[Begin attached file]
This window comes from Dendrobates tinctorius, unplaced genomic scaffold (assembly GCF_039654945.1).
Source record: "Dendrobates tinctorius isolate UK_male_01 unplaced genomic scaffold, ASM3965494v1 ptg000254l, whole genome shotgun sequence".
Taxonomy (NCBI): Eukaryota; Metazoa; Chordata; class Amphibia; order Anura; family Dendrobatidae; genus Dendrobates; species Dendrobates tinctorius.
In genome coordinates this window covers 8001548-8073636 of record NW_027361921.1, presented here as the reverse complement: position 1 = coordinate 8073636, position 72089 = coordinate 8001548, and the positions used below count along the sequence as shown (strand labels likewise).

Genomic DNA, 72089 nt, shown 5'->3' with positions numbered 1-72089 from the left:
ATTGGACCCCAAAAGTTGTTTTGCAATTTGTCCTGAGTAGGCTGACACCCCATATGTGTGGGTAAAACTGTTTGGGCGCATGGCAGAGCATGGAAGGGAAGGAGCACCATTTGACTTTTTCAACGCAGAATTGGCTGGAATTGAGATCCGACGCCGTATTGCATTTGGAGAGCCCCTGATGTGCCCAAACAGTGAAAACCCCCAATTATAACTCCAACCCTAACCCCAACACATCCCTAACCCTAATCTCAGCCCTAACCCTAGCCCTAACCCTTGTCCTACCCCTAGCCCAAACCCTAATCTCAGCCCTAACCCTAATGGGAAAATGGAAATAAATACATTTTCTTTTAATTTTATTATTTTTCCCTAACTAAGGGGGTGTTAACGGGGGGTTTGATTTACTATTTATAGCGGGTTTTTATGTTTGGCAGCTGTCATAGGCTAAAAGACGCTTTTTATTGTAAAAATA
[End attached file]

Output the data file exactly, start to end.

This window comes from Dendrobates tinctorius, unplaced genomic scaffold (assembly GCF_039654945.1).
Source record: "Dendrobates tinctorius isolate UK_male_01 unplaced genomic scaffold, ASM3965494v1 ptg000254l, whole genome shotgun sequence".
Taxonomy (NCBI): Eukaryota; Metazoa; Chordata; class Amphibia; order Anura; family Dendrobatidae; genus Dendrobates; species Dendrobates tinctorius.
In genome coordinates this window covers 8001548-8073636 of record NW_027361921.1, presented here as the reverse complement: position 1 = coordinate 8073636, position 72089 = coordinate 8001548, and the positions used below count along the sequence as shown (strand labels likewise).

Genomic DNA, 72089 nt, shown 5'->3' with positions numbered 1-72089 from the left:
ATTGGACCCCAAAAGTTGTTTTGCAATTTGTCCTGAGTAGGCTGACACCCCATATGTGTGGGTAAAACTGTTTGGGCGCATGGCAGAGCATGGAAGGGAAGGAGCACCATTTGACTTTTTCAACGCAGAATTGGCTGGAATTGAGATCCGACGCCGTATTGCATTTGGAGAGCCCCTGATGTGCCCAAACAGTGAAAACCCCCAATTATAACTCCAACCCTAACCCCAACACATCCCTAACCCTAATCTCAGCCCTAACCCTAGCCCTAACCCTTGTCCTACCCCTAGCCCAAACCCTAATCTCAGCCCTAACCCTAATGGGAAAATGGAAATAAATACATTTTCTTTTAATTTTATTATTTTTCCCTAACTAAGGGGGTGTTAACGGGGGGTTTGATTTACTATTTATAGCGGGTTTTTATGTTTGGCAGCTGTCATAGGCTAAAAGACGCTTTTTATTGTAAAAATA